The functional importance of PVN (nor)adrenergic transmission in the regulation of autonomic reflexes during EXT is supported by several lines of evidence. For example, numerous studies support increased activation of (nor)adrenergic hypothalamic inputs (including those innervating the PVN) during EXT (11, 24, 40, 52). Moreover, blockade of PVN adrenoreceptors prevented exercise-mediated increments in norepinephrine and corticosterone plasma levels (61, 62), supporting the view that activation of (nor)adrenergic PVN afferent inputs contributes to autonomic and neuroendocrine adjustments during EXT (61, 62). Finally, given that (nor)epinephrine within the PVN stimulates the OT system (72) and that EXT activates both PVN (nor)adrenergic inputs as well as the OT-PVN-NTS pathway (which leads to improved reflex bradycardia), it is reasonable to speculate that noradrenergic modulatory actions on autonomic responses within the PVN during EXT are mediated, at least in part, via the activation of peptidergic PVN-NTS descending pathways.
In general, increased activity/efficacy of an afferent input during conditions of sustained or repetitive activation, such as during EXT, has been linked to activity-dependent remodeling of the activated input, inducing as a result changes in synaptic density, number and/or molecular configuration of postsynaptic receptors, and intrinsic neuronal excitability, among others (7, 10, 15, 31, 70). For example, activity-dependent changes in (nor)adrenergic synaptic boutons contacting magnocellular neurosecretory neurons have been shown to occur in response to sustained stimuli, such as lactation and dehydration. Given this phenomenon, we hypothesized in the present study that EXT results in structural remodeling (i.e., increased density of synaptic contacts) of PVN (nor)adrenergic inputs contacting OT PVN-dorsal vagal complex (DVC) neurons, contributing, in turn, to activation of this peptidergic pathway and to the autonomic cardiovascular adjustments associated with EXT. Furthermore, and on the basis of previous observations demonstrating that the central OTergic system is differentially affected by EXT and hypertension (45), we also evaluated in this study whether EXT-induced afferent remodeling in the PVN was also modulated during hypertension. To this end, we combined confocal immunofluorescence microscopy and tract tracing to quantify changes in (nor)adrenergic innervation density in PVN subnuclei and in identified OT-PVN-DVC projecting neurons in EXT normotensive [Wistar-Kyoto rat (WKY)] and hypertensive [spontaneously hypertensive rat (SHR)] rats.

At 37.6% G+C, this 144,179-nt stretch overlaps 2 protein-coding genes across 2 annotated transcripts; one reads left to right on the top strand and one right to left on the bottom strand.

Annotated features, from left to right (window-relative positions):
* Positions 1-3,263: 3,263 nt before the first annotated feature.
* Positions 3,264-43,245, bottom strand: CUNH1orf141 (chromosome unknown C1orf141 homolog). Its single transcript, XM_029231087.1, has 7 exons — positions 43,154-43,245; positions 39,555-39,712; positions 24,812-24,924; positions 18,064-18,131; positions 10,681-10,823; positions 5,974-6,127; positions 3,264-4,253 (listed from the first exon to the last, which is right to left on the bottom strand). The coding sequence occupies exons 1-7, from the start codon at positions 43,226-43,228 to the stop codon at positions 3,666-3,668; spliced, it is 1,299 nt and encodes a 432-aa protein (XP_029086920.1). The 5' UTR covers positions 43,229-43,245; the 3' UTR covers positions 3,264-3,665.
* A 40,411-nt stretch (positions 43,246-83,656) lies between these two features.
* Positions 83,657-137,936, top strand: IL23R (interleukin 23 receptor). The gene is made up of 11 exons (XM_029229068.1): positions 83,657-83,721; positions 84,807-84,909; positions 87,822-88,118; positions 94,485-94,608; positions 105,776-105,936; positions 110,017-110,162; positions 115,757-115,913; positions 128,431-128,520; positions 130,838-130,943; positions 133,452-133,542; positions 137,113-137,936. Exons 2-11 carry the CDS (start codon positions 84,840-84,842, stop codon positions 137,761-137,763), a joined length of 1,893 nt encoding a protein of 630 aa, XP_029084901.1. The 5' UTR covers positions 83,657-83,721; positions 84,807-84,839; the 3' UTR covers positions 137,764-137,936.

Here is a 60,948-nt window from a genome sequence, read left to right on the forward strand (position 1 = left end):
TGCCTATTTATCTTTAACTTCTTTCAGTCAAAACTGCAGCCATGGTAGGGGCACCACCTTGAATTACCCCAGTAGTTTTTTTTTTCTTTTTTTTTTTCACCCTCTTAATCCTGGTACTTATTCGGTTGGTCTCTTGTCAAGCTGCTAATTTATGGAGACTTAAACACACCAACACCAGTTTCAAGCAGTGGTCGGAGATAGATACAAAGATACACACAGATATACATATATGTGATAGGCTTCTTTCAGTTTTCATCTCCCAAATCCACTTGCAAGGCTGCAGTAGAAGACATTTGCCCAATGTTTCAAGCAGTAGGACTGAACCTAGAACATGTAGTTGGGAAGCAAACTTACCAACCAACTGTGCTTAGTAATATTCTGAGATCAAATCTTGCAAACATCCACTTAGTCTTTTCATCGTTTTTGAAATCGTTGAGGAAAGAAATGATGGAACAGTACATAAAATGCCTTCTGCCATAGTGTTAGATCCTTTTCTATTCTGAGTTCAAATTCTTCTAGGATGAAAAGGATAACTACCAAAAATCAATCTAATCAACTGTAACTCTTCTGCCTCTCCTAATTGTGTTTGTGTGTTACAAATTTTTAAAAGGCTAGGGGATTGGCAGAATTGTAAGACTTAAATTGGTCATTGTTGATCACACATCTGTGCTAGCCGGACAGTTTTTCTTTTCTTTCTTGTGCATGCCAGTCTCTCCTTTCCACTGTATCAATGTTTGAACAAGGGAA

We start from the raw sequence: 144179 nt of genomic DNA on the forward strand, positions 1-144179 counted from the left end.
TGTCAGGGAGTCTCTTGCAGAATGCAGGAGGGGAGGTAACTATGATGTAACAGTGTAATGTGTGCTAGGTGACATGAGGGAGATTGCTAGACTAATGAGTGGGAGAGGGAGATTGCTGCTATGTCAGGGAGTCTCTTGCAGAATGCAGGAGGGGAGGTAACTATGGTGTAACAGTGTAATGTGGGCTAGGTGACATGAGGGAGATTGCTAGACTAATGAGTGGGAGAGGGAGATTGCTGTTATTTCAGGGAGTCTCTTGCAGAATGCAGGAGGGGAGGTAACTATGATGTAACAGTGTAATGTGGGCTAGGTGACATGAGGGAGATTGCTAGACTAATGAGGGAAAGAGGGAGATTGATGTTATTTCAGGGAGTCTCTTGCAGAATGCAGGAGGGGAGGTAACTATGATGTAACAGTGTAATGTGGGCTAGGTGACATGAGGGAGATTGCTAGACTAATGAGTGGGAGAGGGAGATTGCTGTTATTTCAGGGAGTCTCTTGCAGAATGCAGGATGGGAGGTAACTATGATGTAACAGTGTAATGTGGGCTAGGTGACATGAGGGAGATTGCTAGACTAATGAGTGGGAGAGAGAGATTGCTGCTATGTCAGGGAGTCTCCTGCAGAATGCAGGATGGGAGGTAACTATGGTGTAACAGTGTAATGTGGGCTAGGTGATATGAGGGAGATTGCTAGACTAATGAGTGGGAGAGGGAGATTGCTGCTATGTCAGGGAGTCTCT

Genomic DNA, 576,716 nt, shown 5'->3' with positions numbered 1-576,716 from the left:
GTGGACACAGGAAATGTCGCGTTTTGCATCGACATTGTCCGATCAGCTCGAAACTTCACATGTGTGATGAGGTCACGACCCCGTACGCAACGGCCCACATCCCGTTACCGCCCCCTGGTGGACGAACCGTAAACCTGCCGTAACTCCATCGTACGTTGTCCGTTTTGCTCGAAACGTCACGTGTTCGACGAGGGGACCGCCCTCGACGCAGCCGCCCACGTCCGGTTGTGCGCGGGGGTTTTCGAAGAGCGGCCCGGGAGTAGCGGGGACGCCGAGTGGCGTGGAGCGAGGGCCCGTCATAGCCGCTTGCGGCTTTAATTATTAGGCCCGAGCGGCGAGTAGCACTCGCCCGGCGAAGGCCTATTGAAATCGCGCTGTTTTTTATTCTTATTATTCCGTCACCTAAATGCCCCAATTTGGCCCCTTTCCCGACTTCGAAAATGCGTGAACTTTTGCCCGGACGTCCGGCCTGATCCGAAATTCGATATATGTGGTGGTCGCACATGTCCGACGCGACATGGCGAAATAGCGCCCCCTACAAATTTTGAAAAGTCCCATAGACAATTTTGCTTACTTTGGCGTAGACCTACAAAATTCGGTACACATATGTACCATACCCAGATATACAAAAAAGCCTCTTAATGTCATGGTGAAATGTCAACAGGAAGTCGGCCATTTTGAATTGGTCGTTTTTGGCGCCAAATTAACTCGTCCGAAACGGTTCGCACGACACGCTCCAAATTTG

MATERIALS AND METHODS
Animals, Training Protocol, and Functional Measurements
Male WKY and SHR (both 2 mo old) were housed on a 12:12-h light-dark cycle and allowed free access to food and water. Rats were preselected for their ability to walk on a treadmill (Inbramed, KT-300, ∼10 sessions, 10–15 min/day, 0.3–0.6 km/h, 0% grade), and only active rats (20 WKY, 20 SHR) were used in this study. Half of the animals of each group (n = 10) were submitted to a low-intensity training protocol (T; = 50–60% of maximal exercise capacity as determined by exercise tests on treadmill, performed 5 days/wk, 1 h/day over 3 mo), while the other half (n = 10), with equivalent capability, were kept sedentary (S) for a similar period of time (9, 25, 45). Maximal exercise tests (graded exercise on treadmill, starting at 0.3 km/h with increments of 0.3 km/h every 3 min up to exhaustion) were performed at weeks 0, 6, and 12 to determine maximal individual exercise capacities, define the training intensity, and compare the efficacy of the training protocol among groups. Rats assigned to the S protocol were handled every day. In a separate set of experiments, as a control for a possible direct effect of the DVC microinjection on (nor)adrenergic remodeling, a subgroup of control WKY lacking a DVC tracer microinjection (n = 8, aged 2 mo) were subjected to the same T (n = 4) and S (n = 4) protocols and measurements of dopamine β-hydroxylase immunoreactivity (DBHir) as detailed below. Finally, to further confirm the efficacy of training, age-matched rats (n = 3/group), submitted to similar T and S protocols, were decapitated for removal of the soleus muscle for measurement of citrate synthase activity (3) at the end of protocols. Briefly, 100 mg of tissue was homogenized in 1 ml of Tris·HCl (20 mM)-EDTA (1 mM) solution at pH 7.4 and centrifuged to isolate the supernatant. Citrate synthase activity was determined in 10 μl of the enzyme extract added to the assay buffer [100 nM tris(hydroxymethyl)aminomethane, 0.2 mM DTNB, 0.1 mM acetyl-CoA, and 0.05% (vol/vol) Triton X-100 at pH 8.1, in a final volume of 950 μl] and to 50 μl of oxaloacetate (final concentration of 10 mM). Absorbance was measured over 10 min at 412 nm, and the results were expressed in nanomoles per minute per milligram of protein. Protein content was measured according to Ref. 8.